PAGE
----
It will just come down to health, heart and the will to win. “As long as we get one of those eight spots, nothing else matters,” Connecticut’s DeWanna Bonner said.
Connecticut is currently the No. 7 seed and have four games left beginning with a game on Saturday at 4 p.m. against Indiana (5-12), that will be available on the WNBA’s Facebook page, two consecutive games with Phoenix (10-7) on Sept. 7 and 9 and a season-ending game with Atlanta (5-13) on Sept. 11.
Two wins will probably clinch a spot for the Sun, who match up better against their upcoming opponents than they did against Las Vegas.
Connecticut didn’t go through the motions, though. They trailed by two points with 2:45 left in the second quarter before the Aces closed out the quarter with a 9-4 run to take a seven-point lead at halftime.
Las Vegas built a lead of 16 points late in the third quarter only to see Connecticut score the final six points of the quarter to cut the lead to 10. But that is as close as the Sun would get.
Miller tried to give his starters a few minutes of rest to start the final 10 minutes but the Aces pulled away.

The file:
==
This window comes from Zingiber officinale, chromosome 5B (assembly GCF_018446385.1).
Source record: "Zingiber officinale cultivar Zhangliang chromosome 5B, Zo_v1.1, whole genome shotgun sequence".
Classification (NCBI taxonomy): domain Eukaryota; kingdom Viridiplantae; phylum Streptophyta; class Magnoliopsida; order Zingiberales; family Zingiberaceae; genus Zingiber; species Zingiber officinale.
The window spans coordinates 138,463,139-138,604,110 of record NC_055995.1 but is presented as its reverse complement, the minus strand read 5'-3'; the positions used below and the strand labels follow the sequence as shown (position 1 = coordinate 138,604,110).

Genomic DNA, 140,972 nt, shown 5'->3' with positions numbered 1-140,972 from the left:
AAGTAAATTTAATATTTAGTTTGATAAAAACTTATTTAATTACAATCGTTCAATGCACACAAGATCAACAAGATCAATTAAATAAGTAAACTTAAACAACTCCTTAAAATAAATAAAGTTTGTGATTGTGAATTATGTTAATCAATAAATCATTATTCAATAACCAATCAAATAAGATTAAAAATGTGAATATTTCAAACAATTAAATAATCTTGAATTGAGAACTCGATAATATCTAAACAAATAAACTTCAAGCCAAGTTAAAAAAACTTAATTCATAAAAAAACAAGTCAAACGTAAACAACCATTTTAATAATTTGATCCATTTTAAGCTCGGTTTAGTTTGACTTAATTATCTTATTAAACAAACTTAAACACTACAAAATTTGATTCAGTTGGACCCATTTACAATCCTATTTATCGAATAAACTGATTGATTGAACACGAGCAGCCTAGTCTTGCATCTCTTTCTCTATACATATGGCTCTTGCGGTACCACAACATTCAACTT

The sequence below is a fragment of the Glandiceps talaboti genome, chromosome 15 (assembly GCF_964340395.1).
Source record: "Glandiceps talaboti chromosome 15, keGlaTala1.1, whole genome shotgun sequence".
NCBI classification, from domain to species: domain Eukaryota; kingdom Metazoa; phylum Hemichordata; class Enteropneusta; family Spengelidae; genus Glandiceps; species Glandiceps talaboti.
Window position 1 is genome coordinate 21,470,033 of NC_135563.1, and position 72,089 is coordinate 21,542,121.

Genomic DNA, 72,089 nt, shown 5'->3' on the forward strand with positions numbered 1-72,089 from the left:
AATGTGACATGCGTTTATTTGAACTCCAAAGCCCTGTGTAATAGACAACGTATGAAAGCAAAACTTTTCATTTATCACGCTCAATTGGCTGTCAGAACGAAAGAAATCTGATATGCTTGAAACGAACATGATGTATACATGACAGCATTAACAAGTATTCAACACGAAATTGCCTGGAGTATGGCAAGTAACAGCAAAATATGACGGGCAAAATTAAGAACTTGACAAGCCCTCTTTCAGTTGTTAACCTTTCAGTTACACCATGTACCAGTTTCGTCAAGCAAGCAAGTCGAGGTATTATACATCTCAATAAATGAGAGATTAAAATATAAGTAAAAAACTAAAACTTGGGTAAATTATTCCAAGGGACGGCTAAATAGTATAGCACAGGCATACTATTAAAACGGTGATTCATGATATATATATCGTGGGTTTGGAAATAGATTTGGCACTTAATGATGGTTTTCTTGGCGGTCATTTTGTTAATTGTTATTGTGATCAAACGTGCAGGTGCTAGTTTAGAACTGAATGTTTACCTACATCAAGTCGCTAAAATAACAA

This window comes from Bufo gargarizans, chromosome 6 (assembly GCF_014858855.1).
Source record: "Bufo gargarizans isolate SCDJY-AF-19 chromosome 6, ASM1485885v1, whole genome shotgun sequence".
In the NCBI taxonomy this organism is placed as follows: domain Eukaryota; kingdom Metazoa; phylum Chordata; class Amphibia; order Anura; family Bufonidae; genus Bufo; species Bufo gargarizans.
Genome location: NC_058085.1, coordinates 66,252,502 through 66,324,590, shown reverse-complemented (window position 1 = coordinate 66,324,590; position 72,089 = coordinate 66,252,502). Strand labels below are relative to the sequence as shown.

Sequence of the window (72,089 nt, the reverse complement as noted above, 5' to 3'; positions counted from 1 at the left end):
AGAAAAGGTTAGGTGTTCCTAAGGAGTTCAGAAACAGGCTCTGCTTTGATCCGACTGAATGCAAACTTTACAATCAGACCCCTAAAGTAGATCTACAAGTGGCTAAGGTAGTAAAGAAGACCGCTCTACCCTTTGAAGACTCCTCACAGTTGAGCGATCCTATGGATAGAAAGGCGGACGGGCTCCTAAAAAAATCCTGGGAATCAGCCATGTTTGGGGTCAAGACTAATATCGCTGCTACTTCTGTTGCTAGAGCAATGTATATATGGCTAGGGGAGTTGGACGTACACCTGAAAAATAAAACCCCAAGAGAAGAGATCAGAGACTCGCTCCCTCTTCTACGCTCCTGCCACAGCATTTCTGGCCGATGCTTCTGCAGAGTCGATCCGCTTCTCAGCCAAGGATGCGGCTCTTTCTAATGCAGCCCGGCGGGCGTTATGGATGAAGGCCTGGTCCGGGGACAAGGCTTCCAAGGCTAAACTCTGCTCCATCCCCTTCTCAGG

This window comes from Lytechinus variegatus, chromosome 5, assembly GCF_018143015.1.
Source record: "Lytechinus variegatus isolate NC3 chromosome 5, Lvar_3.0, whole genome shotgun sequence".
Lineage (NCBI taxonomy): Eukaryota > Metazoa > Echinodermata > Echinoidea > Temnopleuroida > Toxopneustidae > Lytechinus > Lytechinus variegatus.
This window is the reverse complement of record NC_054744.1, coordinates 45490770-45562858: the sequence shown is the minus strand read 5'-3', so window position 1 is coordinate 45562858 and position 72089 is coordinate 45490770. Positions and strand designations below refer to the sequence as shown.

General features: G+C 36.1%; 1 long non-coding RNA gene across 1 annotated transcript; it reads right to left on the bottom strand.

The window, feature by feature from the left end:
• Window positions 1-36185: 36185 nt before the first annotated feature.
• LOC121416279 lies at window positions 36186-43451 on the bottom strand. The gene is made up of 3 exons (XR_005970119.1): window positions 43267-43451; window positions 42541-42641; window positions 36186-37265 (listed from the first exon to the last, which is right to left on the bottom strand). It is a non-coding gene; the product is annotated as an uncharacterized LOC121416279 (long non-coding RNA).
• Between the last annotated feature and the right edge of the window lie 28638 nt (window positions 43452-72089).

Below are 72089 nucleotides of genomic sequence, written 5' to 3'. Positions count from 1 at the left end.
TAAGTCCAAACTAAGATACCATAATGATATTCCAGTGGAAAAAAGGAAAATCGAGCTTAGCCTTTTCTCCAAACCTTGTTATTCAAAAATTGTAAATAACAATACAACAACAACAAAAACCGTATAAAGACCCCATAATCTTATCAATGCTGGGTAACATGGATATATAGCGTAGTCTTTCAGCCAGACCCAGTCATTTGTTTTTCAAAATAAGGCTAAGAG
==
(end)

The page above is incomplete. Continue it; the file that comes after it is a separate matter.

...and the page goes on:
Bonner led the way for Connecticut with 22 points – her third straight game with more than 20 points She hit 11 of 12 free throws. Brionna Jones, who is battling a sore ankle had 14 points and six rebounds while rookie Kalia Charles had nine points. The Sun’s other rookie Beatrice Mompremier came off the bench and pulled down a career-high 16 rebounds in just 12 minutes of action.
That is the most rebounds in a game for a Sun player coming off the bench in team history and the third best performance in WNBA history.
The play of the two rookies was a bright spot for the Sun. “We did some good things in the paint,” Miller said. “There were some bright spots in there. We did a good job on the boards (rebounding).”
Added Bonner, “That’s not easy to do, come in there as a rookie and have responsibilities night in and night out. We ask a lot of them. It’s kinda cool they are getting the opportunity and the time (on the floor). They’ve been playing well.”
The Aces were led by A’ja Wilson, who had 24 points on 10-of-13 shooting from the floor. Jackie Young came off the bench and had 20 points, nine assists and three steals. Dearica Hamby had 20 points while Kayla McBride had 14 points.
NOTES: Connecticut’s Kaleena Mosqueda-Lewis saw action after being out with a back injury the last three contests, she added seven points and shot 2-of-3 from behind the arc. … Jasmine Thomas missed the game, only the fourth in her 10-year WNBA career. .. It was the first time that Jasmine Thomas and Alyssa Thomas both missed the same game due to injury. …Three of Connecticut’s final three games will only be available on social media. The game on Monday night against Phoenix will be broadcast on NESN and CBS Sports Network. Saturday’s game against Indiana and contests against Phoenix (Sept. 9) and Atlanta (Sept. 11) will be available at the WNBA’s Facebook page. … Thursday night’s game was broadcast at the WNBA’s Twitter feed.